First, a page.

Ask Nancy

It's lawn renewal season in Raleigh

nbrachey@charlotteobserver.comSeptember 20, 2013 

  • 6 steps for autumn renewal of fescue lawns

    1 Give the grass a good raking. Pick up stones, acorns and other debris. Where grass grows poorly every year, such as in the root zone of large shade trees, consider expanding the natural area under the tree with mulch or ground covers.

    2 Loosen the soil. Core aeration accomplishes this by bringing up plugs of soil that break apart, making a good place for seeds to lodge while they germinate. This is an important technique for clay soil. Either hire a service or rent an aerator. It’s common for neighbors to chip in on a rental and share the machine to save money.

    3 Sprinkle seeds. Overseed an established but thin lawn with about 2 pounds of seed per 1,000 square feet or at the rate directed on the package. Work on bare spots at the rate of 6 pounds per 1,000 square feet or by sprinkling seeds evenly with good coverage over the aerated or dug-up soil. Lightly cover the seeded area with compost. Do not spread seeds on ground that has not been aerated. Dig up areas of brown or dead grass and apply seeds more thickly.

    4 Use fertilizer. Apply starter fertilizer formulated especially for newly seeded ground at the rate directed on the package. Even fescue lawns in reasonably good condition require fertilizer to stimulate growth in the prime growing season this fall.

    5 Water, but not too much. Keep a newly sown area damp. Regular light watering is required, especially when rain is scarce. This may mean twice a day to keep the seed bed damp until germination. Water young seedlings regularly after germination.

    6 Treat new grass gently. Keep your feet off young grass as much as possible while it gets going. Mow 3 inches or higher. Be gentle when raking leaves.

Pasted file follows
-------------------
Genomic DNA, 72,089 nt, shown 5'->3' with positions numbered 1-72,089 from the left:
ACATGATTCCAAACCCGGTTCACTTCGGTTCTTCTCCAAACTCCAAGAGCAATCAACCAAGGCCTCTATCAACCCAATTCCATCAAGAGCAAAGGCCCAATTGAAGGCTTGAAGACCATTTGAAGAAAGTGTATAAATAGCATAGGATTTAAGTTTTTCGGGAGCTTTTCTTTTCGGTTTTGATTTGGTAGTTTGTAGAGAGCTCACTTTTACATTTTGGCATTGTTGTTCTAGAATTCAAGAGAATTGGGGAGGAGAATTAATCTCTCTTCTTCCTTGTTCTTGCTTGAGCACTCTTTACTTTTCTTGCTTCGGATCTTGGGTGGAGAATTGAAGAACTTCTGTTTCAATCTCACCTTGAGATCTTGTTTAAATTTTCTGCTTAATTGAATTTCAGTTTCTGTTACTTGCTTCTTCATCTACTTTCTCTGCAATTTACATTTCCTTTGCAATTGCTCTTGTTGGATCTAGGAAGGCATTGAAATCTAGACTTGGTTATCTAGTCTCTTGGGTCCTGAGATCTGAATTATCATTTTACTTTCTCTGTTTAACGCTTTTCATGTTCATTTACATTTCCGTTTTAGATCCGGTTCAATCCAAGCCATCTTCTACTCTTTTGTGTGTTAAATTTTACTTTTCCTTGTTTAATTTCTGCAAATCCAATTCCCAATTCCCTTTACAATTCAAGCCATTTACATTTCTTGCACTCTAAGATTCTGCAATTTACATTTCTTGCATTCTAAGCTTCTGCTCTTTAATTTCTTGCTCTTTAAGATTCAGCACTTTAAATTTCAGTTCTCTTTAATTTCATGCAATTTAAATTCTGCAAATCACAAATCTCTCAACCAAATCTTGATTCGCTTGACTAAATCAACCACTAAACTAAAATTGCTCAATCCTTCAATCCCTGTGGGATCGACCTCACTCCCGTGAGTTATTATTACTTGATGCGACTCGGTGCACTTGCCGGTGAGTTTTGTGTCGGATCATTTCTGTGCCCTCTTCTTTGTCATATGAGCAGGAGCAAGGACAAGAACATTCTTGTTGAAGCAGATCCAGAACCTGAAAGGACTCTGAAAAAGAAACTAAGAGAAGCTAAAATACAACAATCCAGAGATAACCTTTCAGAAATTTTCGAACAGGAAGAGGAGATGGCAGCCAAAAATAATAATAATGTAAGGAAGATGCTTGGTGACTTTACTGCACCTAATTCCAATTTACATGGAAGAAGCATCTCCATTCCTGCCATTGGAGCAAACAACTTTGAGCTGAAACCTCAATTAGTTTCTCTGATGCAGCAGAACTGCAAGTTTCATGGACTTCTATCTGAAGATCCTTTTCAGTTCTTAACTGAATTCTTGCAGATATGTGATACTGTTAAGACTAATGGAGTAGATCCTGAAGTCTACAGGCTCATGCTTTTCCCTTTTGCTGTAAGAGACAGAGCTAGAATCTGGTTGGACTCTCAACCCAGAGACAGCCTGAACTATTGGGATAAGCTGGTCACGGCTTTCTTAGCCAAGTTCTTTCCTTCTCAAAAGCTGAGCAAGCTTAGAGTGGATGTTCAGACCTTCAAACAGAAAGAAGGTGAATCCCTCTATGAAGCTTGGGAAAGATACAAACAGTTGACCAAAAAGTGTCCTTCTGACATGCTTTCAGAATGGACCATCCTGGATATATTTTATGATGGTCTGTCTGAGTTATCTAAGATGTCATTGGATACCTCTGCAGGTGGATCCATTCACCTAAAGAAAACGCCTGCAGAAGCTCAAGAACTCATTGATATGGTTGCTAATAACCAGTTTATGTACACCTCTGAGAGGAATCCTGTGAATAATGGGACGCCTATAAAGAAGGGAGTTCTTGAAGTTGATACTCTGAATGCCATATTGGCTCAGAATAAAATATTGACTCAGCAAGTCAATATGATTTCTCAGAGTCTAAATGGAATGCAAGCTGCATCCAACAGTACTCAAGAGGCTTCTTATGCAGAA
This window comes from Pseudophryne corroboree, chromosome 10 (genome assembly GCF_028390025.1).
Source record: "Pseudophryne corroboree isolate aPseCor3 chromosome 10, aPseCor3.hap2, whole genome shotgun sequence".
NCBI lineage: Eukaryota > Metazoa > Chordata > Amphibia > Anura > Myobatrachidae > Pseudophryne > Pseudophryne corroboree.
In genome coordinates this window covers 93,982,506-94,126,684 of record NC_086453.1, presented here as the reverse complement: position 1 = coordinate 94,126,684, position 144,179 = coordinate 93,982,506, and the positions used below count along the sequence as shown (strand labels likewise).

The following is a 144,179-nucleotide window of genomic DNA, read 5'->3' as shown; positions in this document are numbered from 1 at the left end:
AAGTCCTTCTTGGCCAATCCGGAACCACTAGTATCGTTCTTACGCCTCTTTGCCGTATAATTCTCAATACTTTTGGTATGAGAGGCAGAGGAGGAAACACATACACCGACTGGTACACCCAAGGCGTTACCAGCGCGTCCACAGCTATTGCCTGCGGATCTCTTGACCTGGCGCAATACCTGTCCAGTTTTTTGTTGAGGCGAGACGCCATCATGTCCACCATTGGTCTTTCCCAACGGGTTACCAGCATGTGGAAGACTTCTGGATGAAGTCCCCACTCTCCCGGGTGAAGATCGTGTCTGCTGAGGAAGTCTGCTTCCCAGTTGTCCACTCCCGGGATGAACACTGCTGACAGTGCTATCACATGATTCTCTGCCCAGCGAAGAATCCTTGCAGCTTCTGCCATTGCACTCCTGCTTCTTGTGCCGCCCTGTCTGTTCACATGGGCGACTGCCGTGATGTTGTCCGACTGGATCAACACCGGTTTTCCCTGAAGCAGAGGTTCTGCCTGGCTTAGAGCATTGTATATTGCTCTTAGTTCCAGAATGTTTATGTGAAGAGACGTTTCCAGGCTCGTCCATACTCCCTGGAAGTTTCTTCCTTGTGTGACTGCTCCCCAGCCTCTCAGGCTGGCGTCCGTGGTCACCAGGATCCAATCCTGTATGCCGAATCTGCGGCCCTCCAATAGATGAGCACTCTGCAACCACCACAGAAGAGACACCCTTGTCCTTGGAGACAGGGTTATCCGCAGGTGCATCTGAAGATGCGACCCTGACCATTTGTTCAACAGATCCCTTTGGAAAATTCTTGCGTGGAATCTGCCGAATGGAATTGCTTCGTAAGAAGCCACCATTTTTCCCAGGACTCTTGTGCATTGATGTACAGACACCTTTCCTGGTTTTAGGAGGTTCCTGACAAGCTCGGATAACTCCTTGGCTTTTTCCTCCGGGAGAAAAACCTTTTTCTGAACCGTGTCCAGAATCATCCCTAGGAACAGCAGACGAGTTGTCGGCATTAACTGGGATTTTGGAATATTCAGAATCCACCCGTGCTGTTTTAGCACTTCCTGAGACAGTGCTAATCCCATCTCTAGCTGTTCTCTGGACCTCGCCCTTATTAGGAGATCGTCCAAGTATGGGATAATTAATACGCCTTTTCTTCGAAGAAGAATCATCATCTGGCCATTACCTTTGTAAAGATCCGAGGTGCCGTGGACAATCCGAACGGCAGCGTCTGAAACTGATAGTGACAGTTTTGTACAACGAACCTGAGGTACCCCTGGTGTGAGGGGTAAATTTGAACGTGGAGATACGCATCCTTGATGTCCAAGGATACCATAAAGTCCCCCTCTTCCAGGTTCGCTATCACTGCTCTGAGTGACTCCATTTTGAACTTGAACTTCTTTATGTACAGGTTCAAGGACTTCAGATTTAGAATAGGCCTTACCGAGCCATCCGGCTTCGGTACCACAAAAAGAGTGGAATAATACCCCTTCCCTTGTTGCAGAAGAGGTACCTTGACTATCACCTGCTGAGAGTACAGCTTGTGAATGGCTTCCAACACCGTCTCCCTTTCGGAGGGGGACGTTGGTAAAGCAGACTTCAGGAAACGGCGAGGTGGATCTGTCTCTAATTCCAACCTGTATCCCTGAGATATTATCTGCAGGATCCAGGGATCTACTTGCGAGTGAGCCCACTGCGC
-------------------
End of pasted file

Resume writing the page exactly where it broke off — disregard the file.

Six weeks ago, most lawns in the Piedmont looked pretty terrific, lush and green, thanks to steady rainfall and milder weather than we’re used to having.

“In the whole state, this has been a better than average year for fescue lawns. The amount of rain, plus cooler and cloudier temperatures didn’t put so much stress on them,” says Dr. Grady Miller of Raleigh, a turf specialist and professor at N.C. State University and the N.C. Cooperative Extension Service.

But now, a dearth of rainfall in the late summer heat led to declining fescue that calls for attention just as the right season for lawn renewal begins.

“If you plan on renovation, now is the time,” says Miller. In the Piedmont, that means using core aeration to pull plugs of soil from the yard, then seeding it to grow a fresh lawn.

The contrast between fescue lawns at midsummer and now could not be more obvious.

Jimmy Gibson of The Lawn Ranger, a lawn and landscape service in Charlotte, says lawns were in great shape almost through the summer, thanks to above-normal rainfall. “They were the best I’ve ever seen them in 15 or 20 years.”

But, now, with little rain for the past five or six weeks, “They have dried up.”

As a general rule, says Gibson, if fescue grass has declined by about 50 percent, core-aeration and overseeding are important for restoration, though some people do it to lawns that are in better condition.

“For the most part,” says Miller, “the stress came on at the end. In many cases those lawns will bounce back quicker than those under stress for two or three months (during the years of drought).”

Gibson says he is amazed at how quickly the soil dried out over the past month or so. Working this week, he said, “I just couldn’t believe how dry the ground was down a couple of feet.”

So unless we get rain, Gibson says people may have to water the ground to soften it sufficiently for core-aeration and overseeding to be most effective.

Another aspect of fescue renewal, Miller says, “… is being patient. It will come on. As the temperature cools, it will grow and thrive.

“In the big scheme of things, it’s pretty easy to renovate fescue.”

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